Introduction: Stroke-like migraine attacks after radiation therapy (SMART) syndrome, is a late complication of brain radiotherapy. (1) Symptoms are commonly subacute in onset and involve migraine type of headache, seizures, focal neurologic deficits.(2) . MRI findings are usually unilateral and posterior predominant cortical-subcortical hyperintensity, swelling and prominent gyriform (cortical and leptomeningeal) gadolinum enhancement in the areas of brain that underwent irradiation with or without diffusion restriction.(1) There is no standard treatment protocol of SMART syndrome. Antiepileptics and corticosteroids are commonly used drugs.
Case Report: A 65 years old woman diagnosed with breast cancer with brain metastases and treated with more than 50 Gy brain radiotherapy. A couple of months later patient presented with acute right sided weakness and numbness, episodic myoclonic jerking of the right arm and leg and gait instability. MRI and magnetic resonance angiography of the brain with gadolinium revealed left parietooccipital cortical diffusion restriction and accompanying dilatation of the left posterior cerebral artery as new findings. Computed tomography perfusion revealed increased perfussion in the affected area. The patient was diagnosed with SMART syndrome.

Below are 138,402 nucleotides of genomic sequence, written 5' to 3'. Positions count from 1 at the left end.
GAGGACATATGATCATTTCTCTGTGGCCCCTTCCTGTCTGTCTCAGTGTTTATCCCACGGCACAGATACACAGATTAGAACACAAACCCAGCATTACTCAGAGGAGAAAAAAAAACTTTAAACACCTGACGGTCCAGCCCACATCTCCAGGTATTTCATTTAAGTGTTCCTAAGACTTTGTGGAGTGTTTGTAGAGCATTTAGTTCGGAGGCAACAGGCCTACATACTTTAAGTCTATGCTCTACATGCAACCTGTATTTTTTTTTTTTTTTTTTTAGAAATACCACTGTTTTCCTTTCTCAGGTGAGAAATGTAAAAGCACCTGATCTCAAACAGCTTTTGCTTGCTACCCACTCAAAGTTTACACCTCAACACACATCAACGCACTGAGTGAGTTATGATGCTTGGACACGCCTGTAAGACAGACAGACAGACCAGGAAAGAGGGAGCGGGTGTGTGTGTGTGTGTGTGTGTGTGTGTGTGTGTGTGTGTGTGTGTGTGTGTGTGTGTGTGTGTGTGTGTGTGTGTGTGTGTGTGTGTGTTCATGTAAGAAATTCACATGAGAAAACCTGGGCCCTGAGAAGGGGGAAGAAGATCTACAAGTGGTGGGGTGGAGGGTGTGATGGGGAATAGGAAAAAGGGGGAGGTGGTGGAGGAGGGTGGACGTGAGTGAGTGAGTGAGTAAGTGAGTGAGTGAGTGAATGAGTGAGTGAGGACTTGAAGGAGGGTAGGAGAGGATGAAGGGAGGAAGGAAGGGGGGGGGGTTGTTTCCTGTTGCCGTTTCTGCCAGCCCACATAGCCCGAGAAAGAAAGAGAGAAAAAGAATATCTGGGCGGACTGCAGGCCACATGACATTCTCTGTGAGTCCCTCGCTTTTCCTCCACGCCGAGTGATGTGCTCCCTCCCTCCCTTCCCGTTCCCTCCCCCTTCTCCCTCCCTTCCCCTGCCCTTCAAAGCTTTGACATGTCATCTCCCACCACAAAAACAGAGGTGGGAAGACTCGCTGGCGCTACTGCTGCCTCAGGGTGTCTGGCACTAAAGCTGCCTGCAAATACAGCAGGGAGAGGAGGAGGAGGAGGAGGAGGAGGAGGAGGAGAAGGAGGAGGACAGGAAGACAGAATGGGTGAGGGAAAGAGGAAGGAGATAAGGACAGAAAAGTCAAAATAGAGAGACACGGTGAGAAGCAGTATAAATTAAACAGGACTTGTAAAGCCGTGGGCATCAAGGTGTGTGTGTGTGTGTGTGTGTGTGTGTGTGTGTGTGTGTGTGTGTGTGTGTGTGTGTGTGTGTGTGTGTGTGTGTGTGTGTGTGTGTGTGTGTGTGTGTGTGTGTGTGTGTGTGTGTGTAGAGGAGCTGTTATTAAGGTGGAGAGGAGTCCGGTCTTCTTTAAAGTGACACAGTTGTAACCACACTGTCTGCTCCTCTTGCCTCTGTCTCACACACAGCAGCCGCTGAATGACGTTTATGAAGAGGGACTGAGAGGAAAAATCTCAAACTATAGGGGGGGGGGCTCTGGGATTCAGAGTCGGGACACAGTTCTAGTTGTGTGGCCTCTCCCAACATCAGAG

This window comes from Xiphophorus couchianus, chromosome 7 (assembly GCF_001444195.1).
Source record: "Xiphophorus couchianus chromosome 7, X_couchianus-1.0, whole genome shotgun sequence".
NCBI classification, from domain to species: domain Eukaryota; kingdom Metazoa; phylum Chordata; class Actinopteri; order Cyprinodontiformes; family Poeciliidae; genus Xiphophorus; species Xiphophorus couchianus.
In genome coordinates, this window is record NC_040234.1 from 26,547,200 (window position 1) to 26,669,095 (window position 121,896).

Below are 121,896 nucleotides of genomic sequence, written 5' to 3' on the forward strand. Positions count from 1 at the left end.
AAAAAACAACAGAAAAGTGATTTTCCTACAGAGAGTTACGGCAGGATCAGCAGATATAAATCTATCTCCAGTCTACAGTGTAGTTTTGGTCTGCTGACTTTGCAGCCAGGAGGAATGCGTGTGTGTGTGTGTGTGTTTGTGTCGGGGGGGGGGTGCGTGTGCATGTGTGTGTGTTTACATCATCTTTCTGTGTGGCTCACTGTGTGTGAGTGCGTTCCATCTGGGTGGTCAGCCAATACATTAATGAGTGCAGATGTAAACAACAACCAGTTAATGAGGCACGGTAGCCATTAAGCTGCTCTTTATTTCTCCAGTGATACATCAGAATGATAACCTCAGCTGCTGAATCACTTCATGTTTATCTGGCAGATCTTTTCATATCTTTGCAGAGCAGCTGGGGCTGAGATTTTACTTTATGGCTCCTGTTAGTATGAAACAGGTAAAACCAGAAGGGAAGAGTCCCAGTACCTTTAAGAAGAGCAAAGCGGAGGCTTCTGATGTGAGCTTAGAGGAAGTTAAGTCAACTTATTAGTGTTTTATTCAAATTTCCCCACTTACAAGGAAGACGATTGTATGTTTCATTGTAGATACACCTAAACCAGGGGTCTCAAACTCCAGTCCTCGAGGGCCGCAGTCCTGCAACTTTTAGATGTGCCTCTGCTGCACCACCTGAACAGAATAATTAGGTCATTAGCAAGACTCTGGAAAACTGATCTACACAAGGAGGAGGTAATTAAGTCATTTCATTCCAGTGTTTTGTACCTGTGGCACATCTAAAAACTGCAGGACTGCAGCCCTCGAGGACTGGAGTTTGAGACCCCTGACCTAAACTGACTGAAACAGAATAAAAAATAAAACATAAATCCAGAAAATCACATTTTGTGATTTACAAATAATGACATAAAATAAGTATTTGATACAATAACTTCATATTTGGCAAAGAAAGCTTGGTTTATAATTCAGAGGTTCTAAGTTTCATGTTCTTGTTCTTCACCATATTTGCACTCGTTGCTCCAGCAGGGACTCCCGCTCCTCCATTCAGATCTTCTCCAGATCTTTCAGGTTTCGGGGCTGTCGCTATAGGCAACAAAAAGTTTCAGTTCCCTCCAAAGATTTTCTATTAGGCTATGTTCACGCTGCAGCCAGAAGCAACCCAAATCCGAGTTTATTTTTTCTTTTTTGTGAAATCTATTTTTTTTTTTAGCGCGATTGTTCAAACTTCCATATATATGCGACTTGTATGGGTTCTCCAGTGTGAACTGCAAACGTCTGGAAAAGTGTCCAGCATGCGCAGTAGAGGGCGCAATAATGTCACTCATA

Management & Outcome: The patient was treated with dexamethasone (16 mg/day) and anticonvulsant therapy. Myoclonic seizures had almost completely remitted. However, her cognitive impairment persisted, then the patient arrested because of aspiration a month later.
Discussion: Besides confirming SMART syndrome, diagnostic investigations is also important to exclude other etiologies. Posterior reversible encephalopathy syndrome, post-ictal changes, meningoencephalitis and cerebrovascular diseases are radiological differential diagnosis which should be considered.(3) Proper and early diagnosis of SMART syndrome is significant to refrain unneccessary aggressive approaches and for appropriate treatment to prevent sequela lesions.